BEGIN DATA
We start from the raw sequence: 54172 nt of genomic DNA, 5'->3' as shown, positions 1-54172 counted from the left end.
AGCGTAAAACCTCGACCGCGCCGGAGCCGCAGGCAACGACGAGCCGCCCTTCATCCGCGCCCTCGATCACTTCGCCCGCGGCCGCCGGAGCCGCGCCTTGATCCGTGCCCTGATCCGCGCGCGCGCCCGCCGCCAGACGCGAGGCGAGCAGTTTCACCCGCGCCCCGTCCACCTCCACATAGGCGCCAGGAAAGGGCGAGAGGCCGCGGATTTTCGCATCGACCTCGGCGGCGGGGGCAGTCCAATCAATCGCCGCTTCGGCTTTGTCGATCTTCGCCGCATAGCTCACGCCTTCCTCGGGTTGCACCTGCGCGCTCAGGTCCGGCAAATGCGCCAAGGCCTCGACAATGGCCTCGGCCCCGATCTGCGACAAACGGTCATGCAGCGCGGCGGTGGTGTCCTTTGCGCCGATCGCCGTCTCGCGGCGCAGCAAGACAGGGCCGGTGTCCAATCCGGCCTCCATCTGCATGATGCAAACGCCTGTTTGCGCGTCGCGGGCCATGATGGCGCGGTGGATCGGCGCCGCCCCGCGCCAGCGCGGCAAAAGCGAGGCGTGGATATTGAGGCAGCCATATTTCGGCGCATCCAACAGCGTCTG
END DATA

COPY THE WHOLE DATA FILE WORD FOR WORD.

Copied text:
We start from the raw sequence: 54172 nt of genomic DNA, 5'->3' as shown, positions 1-54172 counted from the left end.
AGCGTAAAACCTCGACCGCGCCGGAGCCGCAGGCAACGACGAGCCGCCCTTCATCCGCGCCCTCGATCACTTCGCCCGCGGCCGCCGGAGCCGCGCCTTGATCCGTGCCCTGATCCGCGCGCGCGCCCGCCGCCAGACGCGAGGCGAGCAGTTTCACCCGCGCCCCGTCCACCTCCACATAGGCGCCAGGAAAGGGCGAGAGGCCGCGGATTTTCGCATCGACCTCGGCGGCGGGGGCAGTCCAATCAATCGCCGCTTCGGCTTTGTCGATCTTCGCCGCATAGCTCACGCCTTCCTCGGGTTGCACCTGCGCGCTCAGGTCCGGCAAATGCGCCAAGGCCTCGACAATGGCCTCGGCCCCGATCTGCGACAAACGGTCATGCAGCGCGGCGGTGGTGTCCTTTGCGCCGATCGCCGTCTCGCGGCGCAGCAAGACAGGGCCGGTGTCCAATCCGGCCTCCATCTGCATGATGCAAACGCCTGTTTGCGCGTCGCGGGCCATGATGGCGCGGTGGATCGGCGCCGCCCCGCGCCAGCGCGGCAAAAGCGAGGCGTGGATATTGAGGCAGCCATATTTCGGCGCATCCAACAGCGTCTG